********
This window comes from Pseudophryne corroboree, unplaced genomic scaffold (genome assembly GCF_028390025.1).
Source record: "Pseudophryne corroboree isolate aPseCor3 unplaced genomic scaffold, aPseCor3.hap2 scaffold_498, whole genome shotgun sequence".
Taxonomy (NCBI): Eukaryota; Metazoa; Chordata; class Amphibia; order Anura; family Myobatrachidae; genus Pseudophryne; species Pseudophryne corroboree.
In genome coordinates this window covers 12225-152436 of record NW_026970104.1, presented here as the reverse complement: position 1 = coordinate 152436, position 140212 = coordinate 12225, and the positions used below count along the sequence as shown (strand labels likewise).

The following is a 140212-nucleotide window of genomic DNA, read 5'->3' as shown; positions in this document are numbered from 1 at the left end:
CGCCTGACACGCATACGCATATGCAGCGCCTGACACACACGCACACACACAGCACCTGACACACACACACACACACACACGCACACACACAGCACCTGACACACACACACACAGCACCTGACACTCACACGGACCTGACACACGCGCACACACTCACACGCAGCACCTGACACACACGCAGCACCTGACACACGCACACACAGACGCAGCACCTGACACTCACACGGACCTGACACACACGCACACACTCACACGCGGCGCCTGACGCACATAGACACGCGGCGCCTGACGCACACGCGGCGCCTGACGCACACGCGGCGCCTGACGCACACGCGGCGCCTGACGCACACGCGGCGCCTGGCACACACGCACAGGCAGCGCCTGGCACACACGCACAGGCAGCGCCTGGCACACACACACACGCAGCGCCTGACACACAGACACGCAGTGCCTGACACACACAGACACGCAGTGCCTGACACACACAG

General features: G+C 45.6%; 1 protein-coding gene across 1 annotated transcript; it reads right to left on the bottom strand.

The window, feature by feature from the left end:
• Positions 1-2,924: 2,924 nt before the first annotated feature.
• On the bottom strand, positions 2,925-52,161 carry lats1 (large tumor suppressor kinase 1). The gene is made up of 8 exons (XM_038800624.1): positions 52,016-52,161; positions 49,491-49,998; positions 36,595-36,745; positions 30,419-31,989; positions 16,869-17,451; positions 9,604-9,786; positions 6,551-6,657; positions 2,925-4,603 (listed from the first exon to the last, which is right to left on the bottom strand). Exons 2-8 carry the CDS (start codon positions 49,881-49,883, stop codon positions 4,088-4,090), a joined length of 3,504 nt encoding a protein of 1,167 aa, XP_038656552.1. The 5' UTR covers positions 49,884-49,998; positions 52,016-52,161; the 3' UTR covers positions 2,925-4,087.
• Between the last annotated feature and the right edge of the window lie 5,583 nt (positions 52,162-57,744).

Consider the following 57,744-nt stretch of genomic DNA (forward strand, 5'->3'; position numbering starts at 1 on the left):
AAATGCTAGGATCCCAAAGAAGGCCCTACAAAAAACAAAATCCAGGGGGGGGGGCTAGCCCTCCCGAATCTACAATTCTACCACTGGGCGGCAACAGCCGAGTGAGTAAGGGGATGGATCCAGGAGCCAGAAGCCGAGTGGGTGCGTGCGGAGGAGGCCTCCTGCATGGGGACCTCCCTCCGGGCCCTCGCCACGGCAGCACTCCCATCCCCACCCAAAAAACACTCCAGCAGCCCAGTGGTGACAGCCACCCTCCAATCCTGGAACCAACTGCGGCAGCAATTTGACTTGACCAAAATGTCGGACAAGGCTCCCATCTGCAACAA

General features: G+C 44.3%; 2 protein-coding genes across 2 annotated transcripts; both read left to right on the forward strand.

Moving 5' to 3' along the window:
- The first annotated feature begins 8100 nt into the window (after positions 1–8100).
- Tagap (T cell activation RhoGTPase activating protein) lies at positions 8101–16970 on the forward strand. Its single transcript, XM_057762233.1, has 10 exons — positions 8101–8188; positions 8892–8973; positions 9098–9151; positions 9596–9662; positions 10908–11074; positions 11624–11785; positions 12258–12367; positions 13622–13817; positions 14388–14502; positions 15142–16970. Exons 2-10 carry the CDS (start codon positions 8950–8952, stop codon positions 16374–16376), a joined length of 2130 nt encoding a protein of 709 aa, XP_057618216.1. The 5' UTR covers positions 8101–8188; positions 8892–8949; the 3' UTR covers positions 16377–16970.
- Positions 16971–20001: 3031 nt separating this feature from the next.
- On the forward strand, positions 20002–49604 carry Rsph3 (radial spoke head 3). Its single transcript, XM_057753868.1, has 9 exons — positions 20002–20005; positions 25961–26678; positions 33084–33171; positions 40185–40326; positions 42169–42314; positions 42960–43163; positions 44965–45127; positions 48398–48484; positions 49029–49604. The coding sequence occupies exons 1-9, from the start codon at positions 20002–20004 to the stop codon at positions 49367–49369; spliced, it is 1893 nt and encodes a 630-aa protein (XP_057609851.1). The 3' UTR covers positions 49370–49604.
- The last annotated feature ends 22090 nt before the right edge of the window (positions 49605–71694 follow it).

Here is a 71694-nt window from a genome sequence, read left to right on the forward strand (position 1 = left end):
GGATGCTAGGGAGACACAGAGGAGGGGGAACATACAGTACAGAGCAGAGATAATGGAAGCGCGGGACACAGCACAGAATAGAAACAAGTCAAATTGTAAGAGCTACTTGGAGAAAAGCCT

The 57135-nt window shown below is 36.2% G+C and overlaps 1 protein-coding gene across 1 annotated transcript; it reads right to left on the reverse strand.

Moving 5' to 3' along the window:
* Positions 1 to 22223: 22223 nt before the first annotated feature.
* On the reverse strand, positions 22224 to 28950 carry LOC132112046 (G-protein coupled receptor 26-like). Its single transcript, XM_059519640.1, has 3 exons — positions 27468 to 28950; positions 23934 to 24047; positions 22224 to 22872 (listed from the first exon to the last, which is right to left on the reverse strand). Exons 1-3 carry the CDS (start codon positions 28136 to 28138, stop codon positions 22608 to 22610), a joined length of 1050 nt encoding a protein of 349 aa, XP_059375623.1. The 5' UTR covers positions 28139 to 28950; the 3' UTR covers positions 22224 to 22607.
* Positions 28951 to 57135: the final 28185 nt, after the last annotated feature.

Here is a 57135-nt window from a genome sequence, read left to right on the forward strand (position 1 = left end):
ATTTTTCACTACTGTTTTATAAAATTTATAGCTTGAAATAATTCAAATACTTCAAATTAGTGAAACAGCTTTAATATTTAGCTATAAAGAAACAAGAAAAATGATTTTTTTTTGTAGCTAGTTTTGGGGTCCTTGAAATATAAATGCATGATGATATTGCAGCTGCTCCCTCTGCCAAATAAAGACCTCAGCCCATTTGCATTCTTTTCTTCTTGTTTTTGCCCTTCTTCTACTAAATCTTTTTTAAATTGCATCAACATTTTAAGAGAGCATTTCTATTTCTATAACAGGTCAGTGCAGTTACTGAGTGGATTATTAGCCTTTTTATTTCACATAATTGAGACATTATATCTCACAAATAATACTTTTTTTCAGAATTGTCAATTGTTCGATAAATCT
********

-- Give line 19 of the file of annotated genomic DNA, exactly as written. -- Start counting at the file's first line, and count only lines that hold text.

- On the forward strand, positions 20002–49604 carry Rsph3 (radial spoke head 3). Its single transcript, XM_057753868.1, has 9 exons — positions 20002–20005; positions 25961–26678; positions 33084–33171; positions 40185–40326; positions 42169–42314; positions 42960–43163; positions 44965–45127; positions 48398–48484; positions 49029–49604. The coding sequence occupies exons 1-9, from the start codon at positions 20002–20004 to the stop codon at positions 49367–49369; spliced, it is 1893 nt and encodes a 630-aa protein (XP_057609851.1). The 3' UTR covers positions 49370–49604.